• Joseph Stepling (1716-1778) – Bohemian astronomer, physicist and mathematician who managed the Jesuit observatory in Prague between 1751 and 1778
  • Pope Sylvester II (c. 946–1003) – Prolific scholar who endorsed and promoted Arabic knowledge of arithmetic, mathematics, and astronomy in Europe, reintroducing the abacus and armillary sphere which had been lost to Europe since the end of the Greco-Roman era
  • Alexius Sylvius Polonus (1593 – c. 1653) – Jesuit astronomer who studied sunspots and published a work on calendariography
  • Ignacije Szentmartony (1718–1793) – Jesuit cartographer and royal mathematician and astronomer, who became a member of the expedition that worked on the rearrangement of the frontiers among colonies in South America, especially Brazil
  • André Tacquet (1612–1660) – Jesuit mathematician whose work laid the groundwork for the eventual discovery of calculus
  • Pierre Teilhard de Chardin (1881–1955) – Jesuit paleontologist and geologist who took part in the discovery of Peking Man
  • Francesco Lana de Terzi (c. 1631–1687) – Jesuit referred to as the Father of Aviation[19] for his pioneering efforts; he also developed a blind writing alphabet prior to Braille.
  • Theodoric of Freiberg (c. 1250 – c. 1310) – Dominican theologian and physicist who gave the first correct geometrical analysis of the rainbow
  • Joseph Tiefenthaler (1710–1785) – Jesuit who was one of the earliest European geographers to write about India
  • Giuseppe Toaldo (1719–1797) – priest and physicist who studied atmospheric electricity and did important work with lightning rods; the asteroid 23685 Toaldo is named for him
  • José Torrubia (c. 1700–1768) – Franciscan linguist, scientist, collector of fossils and books, and writer on historical, political and religious subjects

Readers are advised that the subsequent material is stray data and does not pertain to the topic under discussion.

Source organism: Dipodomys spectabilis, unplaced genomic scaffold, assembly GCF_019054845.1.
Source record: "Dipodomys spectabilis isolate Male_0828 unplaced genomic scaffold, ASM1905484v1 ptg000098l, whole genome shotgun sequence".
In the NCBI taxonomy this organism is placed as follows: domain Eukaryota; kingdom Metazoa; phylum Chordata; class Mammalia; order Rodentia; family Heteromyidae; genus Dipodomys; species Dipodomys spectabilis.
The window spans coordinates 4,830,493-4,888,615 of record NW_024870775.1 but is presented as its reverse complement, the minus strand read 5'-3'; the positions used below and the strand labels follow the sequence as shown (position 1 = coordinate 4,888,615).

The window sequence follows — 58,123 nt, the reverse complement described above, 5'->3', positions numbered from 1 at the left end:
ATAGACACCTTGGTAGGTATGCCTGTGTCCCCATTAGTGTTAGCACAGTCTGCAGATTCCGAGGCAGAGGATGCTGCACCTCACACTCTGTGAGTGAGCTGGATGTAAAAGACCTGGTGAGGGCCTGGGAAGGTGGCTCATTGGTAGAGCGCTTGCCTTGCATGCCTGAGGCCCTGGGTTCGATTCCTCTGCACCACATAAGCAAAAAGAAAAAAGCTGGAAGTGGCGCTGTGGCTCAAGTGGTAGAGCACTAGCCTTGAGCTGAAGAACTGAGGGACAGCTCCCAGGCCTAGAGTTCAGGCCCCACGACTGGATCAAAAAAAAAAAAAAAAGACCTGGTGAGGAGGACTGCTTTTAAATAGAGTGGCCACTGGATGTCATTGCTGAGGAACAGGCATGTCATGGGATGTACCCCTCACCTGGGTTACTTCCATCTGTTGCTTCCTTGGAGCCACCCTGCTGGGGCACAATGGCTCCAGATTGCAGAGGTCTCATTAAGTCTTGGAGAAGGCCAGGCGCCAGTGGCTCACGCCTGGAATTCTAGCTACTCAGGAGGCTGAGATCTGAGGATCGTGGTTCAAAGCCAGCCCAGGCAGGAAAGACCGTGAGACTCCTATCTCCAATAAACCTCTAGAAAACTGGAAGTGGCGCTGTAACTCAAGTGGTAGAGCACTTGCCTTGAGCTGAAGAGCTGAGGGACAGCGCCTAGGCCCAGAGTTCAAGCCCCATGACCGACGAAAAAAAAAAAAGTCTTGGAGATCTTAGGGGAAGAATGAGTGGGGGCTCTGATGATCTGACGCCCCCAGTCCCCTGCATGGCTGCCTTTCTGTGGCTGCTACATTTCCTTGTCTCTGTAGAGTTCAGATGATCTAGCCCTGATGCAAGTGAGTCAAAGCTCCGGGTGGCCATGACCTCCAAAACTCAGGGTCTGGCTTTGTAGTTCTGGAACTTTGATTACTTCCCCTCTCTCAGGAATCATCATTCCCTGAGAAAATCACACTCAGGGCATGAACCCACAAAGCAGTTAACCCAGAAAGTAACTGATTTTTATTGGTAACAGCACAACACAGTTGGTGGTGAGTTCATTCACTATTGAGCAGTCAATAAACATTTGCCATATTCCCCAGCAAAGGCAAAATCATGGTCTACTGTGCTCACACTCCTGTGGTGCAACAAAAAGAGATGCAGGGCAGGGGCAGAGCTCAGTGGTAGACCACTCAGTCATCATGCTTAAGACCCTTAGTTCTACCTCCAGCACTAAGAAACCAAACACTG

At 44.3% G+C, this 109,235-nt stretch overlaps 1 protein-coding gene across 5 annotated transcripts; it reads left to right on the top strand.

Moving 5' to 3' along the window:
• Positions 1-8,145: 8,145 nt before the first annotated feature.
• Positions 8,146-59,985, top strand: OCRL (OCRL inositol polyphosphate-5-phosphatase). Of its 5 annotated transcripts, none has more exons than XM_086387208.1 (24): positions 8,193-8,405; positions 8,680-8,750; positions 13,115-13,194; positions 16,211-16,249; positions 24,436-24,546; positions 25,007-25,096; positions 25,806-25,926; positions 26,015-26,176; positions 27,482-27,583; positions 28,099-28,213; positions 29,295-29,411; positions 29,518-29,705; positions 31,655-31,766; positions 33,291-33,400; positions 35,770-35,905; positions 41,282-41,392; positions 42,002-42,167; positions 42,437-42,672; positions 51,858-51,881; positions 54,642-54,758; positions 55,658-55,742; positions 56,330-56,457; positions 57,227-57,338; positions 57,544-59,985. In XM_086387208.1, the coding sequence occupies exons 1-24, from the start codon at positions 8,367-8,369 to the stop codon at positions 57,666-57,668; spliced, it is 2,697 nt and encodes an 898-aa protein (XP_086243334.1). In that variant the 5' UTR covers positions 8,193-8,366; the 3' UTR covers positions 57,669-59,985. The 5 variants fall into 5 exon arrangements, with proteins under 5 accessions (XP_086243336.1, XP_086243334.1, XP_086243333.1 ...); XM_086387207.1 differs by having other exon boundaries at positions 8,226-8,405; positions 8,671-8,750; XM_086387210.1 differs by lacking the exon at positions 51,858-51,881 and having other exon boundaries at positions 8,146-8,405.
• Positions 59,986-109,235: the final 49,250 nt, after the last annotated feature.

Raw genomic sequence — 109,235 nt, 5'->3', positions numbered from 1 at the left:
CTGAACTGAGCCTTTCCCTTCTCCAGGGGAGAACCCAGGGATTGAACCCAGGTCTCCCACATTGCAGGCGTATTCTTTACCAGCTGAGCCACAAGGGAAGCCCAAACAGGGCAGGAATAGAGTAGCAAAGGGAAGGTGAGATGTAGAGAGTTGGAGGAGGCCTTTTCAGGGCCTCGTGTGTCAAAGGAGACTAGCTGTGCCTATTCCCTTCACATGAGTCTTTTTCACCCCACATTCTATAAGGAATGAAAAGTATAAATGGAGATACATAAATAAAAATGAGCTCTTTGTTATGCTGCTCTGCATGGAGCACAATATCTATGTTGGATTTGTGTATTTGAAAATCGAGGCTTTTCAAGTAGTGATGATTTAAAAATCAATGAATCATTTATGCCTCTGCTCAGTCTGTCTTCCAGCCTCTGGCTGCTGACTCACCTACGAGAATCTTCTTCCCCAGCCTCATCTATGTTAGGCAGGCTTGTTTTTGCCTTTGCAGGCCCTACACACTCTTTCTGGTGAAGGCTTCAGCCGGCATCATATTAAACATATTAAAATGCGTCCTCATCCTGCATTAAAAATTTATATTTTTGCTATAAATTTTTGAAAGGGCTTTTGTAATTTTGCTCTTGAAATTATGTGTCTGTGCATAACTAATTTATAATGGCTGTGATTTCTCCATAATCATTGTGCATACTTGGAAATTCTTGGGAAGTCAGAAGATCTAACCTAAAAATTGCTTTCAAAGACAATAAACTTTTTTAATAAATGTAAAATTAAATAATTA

• Franz de Paula Triesnecker (1745–1817) – Jesuit astronomer and director of the Vienna Observatory; published a number of treatises on astronomy and geography; the crater Triesnecker on the Moon is named after him
  • Luca Valerio (1552–1618) – Jesuit mathematician who developed ways to find volumes and centers of gravity of solid bodies
  • Pierre Varignon (1654–1722) – priest and mathematician whose principle contributions were to statics and mechanics; created a mechanical explanation of gravitation
  • Jacques de Vaucanson (1709–1782) – French Minim friar inventor and artist who was responsible for the creation of impressive and innovative automata and machines such as the first completely automated loom
  • Giovanni Battista Venturi (1746–1822) – priest who discovered the Venturi effect
  • Fausto Veranzio (c. 1551–1617) – Bishop, polymath, inventor, and lexicographer
  • Ferdinand Verbiest (1623–1688) – Jesuit astronomer and mathematician; designed what some claim to be the first ever self-propelled vehicle, which many claim this as the world’s first automobile